The process of flooding fluid through the artery to saturate the surrounding tissue. In regional perfusion, a specific area of the body (usually an arm or a leg) is flooded with high doses of anticancer drugs.
This is the process by which the brain is supplied with blood and therefore oxygen. The process is complicated and not yet fully understood. Where blood pressure falls, or where INTRACRANIAL HYPERTENSION (qv) creates resistance to normal blood flow, perfusion may be impaired. The damaged brain is less good at making normal adjustments in arterial size to 'autoregulate' blood flow, adding a further complication. Obviously, this problem requires skilled neurosurgical management.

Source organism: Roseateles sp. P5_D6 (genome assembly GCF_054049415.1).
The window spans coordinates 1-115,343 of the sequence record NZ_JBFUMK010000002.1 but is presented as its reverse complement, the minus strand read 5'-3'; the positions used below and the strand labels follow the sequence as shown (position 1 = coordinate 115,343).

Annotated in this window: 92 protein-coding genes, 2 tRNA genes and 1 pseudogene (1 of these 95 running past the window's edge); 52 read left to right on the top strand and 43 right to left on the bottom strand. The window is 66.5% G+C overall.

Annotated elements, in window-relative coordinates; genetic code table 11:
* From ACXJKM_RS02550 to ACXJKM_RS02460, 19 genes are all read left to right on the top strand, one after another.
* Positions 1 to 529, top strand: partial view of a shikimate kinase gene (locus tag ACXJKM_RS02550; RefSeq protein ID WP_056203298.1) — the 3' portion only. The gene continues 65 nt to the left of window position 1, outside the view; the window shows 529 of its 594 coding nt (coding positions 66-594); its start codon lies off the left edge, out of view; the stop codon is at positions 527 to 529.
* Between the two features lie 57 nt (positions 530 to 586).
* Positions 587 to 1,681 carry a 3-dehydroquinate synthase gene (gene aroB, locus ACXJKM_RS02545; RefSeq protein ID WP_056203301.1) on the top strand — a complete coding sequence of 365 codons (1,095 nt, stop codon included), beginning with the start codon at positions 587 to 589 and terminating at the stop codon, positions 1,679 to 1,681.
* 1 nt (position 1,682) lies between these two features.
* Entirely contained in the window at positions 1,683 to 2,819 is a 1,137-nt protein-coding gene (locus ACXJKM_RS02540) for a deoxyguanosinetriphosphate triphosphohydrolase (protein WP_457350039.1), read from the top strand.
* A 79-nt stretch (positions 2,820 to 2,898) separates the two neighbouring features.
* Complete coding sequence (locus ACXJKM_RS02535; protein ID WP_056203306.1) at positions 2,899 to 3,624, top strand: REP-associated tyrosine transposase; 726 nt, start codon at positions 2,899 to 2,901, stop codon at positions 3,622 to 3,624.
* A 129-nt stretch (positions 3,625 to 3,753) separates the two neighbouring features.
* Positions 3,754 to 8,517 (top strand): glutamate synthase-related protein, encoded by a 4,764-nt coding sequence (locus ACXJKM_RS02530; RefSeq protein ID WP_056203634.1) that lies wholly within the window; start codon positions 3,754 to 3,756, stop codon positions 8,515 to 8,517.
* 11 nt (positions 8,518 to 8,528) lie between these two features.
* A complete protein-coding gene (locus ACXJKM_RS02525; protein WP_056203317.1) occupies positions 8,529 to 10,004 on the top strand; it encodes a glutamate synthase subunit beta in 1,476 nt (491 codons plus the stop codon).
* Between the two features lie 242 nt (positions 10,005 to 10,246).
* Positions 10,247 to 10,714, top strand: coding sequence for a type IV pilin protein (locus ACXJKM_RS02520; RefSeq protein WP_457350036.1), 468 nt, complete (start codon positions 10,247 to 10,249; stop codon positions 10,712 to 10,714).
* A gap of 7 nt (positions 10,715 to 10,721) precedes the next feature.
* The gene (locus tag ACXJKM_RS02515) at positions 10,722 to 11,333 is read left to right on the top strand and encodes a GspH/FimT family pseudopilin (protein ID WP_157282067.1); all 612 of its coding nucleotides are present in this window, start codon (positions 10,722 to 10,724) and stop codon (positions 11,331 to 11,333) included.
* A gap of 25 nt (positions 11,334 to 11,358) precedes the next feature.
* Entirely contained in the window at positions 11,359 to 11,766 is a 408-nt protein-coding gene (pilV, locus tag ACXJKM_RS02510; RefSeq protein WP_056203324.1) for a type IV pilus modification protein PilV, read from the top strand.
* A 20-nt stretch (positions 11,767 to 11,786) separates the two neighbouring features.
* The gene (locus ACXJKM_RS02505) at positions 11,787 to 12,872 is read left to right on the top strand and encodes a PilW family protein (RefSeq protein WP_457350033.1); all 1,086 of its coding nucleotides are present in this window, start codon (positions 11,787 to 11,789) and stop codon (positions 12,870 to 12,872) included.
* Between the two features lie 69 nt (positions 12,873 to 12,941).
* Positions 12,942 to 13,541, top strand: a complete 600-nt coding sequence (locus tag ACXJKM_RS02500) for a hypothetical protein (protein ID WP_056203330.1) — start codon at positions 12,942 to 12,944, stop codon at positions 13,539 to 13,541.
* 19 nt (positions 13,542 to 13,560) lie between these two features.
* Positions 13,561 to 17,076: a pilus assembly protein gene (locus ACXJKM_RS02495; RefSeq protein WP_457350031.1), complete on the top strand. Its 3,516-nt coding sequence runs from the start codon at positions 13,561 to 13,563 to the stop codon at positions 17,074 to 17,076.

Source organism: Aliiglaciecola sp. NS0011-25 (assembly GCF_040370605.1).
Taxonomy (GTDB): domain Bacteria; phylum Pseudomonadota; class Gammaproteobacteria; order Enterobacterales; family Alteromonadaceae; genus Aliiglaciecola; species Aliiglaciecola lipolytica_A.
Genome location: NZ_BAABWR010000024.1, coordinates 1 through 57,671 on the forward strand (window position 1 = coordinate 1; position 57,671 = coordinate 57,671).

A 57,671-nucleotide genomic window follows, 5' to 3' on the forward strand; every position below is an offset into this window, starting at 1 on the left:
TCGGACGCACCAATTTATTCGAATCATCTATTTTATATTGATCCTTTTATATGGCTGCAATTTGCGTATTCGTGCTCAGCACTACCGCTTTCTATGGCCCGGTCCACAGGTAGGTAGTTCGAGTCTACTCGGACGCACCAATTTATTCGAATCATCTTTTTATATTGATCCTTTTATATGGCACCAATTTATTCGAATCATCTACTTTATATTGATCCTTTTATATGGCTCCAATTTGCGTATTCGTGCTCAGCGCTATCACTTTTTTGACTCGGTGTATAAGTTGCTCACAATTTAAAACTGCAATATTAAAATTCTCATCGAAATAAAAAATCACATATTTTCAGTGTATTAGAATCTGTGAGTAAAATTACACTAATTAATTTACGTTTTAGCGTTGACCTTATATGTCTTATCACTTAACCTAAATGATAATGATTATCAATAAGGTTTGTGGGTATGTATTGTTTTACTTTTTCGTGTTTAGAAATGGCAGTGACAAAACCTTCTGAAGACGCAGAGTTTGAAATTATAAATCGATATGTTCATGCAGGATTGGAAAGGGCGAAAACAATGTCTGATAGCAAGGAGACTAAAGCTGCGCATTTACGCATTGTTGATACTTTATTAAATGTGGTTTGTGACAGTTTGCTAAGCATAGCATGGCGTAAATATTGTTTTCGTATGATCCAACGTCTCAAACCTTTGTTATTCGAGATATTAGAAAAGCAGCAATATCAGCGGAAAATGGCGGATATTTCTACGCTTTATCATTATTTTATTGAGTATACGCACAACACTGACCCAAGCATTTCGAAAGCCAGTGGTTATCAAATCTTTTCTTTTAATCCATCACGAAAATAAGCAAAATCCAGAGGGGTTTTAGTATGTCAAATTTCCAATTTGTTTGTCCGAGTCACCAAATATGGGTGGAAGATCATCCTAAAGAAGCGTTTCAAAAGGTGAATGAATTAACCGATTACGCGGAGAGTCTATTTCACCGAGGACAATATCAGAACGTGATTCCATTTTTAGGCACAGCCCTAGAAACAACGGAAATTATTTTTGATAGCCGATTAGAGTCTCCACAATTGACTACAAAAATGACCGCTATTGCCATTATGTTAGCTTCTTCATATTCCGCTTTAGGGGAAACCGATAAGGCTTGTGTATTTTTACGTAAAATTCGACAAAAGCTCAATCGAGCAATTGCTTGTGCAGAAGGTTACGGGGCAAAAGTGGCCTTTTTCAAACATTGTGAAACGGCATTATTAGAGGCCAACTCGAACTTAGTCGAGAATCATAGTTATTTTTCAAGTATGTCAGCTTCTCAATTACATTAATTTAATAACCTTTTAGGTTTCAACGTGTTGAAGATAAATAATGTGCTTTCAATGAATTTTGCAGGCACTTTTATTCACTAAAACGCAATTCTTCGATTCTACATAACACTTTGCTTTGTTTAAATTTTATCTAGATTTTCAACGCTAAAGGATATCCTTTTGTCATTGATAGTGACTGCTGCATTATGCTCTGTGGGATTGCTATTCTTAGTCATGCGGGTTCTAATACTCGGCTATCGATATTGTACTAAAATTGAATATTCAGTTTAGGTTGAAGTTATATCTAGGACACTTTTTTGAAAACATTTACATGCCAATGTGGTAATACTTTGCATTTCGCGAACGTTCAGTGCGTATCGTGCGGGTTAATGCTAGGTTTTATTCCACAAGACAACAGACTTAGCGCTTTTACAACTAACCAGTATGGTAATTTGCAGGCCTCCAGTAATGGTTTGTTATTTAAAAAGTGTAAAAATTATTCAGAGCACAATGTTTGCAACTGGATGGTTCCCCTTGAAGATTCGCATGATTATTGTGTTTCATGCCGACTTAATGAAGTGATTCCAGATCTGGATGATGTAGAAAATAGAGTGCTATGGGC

chemotherapy technique that may be used when melanoma occurs on an arm or leg. The flow of blood to and from the limb is stopped for a while with a tourniquet, and anticancer drugs are put directly into the blood of the limb. This allows the patient to receive a high dose of drugs in the area where the melanoma occurred.
Perfusion is the passage of fluid through a tissue. It can refer to the passage of blood through the lung tissue to pick up oxygen from the air in the alveoli and the release of carbon dioxide. Or, perfusion can refer to the deliberate introduction of fluid into a tissue, usually by injection into the blood vessels supplying the tissue.
Bathing an organ or tissue with a fluid. In regional perfusion, a specific area of the body (usually an arm or a leg) receives high doses of anticancer drugs through a blood vessel. Such a procedure is performed to treat cancer that has not spread.